Nepal's Maoists refuse to disarm, but accept UN arms supervision
NEPAL: Nepal's Maoist rebels said they are not prepared to disarm but
are willing to put their army and their weapons under the supervision of
the United Nations.
The new government and the Maoists reached a landmark power-sharing
agreement last week, but Nepal's home minister has said that the interim
government cannot be formed until the Maoists lay down their weapons.
"We are not going to disarm. But to create a conducive environment
for constituent assembly elections we are willing to neutralise our
weapons and our army under UN monitoring," rebel spokesman Krishna
Bahadur Mahara told AFP.
Under last week's agreement parliament will be dissolved and power
shared in a new interim government, which is due to come into being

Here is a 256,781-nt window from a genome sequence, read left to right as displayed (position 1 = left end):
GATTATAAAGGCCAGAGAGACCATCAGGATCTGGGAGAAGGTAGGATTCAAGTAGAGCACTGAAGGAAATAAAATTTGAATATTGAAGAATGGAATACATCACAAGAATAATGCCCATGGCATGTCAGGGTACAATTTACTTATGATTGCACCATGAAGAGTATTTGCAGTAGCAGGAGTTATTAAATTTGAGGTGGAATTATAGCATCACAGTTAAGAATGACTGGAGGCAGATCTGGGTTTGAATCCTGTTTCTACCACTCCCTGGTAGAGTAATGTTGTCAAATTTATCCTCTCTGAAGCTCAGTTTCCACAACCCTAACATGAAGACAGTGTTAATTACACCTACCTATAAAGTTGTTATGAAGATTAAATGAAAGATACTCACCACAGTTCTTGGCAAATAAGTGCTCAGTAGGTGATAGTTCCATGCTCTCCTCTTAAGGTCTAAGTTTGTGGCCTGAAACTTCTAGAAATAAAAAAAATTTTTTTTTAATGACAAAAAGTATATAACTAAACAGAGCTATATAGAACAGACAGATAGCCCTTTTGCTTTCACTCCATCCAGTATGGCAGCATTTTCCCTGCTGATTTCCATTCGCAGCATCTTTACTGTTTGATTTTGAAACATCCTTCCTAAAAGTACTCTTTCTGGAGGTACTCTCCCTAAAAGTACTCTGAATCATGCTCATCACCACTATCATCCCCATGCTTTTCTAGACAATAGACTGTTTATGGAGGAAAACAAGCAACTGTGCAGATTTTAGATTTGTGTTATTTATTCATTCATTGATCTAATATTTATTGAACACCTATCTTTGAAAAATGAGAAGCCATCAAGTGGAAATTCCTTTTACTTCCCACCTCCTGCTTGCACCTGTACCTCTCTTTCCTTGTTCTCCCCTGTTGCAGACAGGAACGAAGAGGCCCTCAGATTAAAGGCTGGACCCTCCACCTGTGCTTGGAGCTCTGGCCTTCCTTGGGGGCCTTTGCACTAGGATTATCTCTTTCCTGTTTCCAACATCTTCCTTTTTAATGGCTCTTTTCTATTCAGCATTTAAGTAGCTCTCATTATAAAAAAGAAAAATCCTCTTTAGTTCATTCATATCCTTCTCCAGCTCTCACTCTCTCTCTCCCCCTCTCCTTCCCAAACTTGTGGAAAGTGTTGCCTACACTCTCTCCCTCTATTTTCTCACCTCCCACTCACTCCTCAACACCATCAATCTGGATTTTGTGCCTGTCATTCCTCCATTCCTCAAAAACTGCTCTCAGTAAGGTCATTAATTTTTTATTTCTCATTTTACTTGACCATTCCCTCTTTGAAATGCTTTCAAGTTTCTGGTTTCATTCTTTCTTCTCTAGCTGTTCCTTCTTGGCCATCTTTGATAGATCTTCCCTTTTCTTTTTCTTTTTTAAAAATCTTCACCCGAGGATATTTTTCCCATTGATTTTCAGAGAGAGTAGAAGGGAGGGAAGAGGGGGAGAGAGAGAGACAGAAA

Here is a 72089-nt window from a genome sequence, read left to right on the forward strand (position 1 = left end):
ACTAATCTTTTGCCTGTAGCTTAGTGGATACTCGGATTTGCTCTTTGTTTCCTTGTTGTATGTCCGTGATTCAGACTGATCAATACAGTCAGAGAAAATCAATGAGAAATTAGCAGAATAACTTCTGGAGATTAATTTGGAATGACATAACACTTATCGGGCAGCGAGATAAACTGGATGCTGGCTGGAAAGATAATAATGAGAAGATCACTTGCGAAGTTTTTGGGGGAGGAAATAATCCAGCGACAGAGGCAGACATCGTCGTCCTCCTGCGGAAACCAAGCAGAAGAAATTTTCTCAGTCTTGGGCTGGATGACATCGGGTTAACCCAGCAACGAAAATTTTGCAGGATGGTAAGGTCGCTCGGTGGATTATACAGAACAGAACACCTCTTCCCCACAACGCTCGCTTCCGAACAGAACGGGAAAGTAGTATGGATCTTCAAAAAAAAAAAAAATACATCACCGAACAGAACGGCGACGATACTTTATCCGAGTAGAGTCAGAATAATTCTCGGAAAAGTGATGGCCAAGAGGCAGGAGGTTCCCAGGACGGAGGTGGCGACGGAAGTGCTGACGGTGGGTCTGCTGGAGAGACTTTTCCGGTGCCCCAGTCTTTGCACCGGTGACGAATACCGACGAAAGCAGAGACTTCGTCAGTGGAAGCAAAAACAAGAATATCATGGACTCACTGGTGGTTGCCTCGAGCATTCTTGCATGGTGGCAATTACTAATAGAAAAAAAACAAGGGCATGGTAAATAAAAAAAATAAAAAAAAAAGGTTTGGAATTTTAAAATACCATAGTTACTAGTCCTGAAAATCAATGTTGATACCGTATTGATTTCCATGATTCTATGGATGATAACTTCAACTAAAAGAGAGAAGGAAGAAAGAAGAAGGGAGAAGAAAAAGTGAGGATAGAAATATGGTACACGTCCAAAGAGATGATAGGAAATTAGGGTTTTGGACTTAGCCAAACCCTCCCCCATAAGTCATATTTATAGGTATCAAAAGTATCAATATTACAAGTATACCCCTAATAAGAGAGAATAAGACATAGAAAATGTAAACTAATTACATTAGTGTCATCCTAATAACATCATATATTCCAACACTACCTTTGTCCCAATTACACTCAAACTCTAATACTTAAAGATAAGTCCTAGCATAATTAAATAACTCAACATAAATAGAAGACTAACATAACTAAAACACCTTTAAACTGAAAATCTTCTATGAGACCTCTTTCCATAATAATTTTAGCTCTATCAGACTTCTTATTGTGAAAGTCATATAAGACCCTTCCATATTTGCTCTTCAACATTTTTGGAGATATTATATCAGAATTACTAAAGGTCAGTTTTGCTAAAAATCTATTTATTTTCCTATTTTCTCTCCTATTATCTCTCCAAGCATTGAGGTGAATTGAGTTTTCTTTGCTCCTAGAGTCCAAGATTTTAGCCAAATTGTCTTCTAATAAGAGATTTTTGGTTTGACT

within a month.
In the longer term the government has pledged to hold constituent
assembly elections to form a a body that will permanently rewrite the
constitution, and most likely remove the king from politics permanenetly.
King Gyanendra was forced to give up 14 months of direct rule in
April after weeks of often bloody protests organized by political
parties and the Maoists.
Mahara said the rebels would not use arms during the constituent
assembly elections and called on the army to match the move. A ceasefire
is currently in force.
"We are expecting UN monitoring and technical assistance for the
management of arms from both sides," he said.
The question of the rebels laying down arms was not addressed in
their eight-point agreement. But Home Minister Krishna Prasad Sitaula
said on Wednesday the issue must be addressed before the power-sharing
arrangement comes into effect.
"Formation of the interim government is not possible without settling
the Maoists' arms issues," Sitaula said.
The Maoists have been fighting to install a communist republic for
the past decade at the cost of more than 12,500 lives. Kathmandu,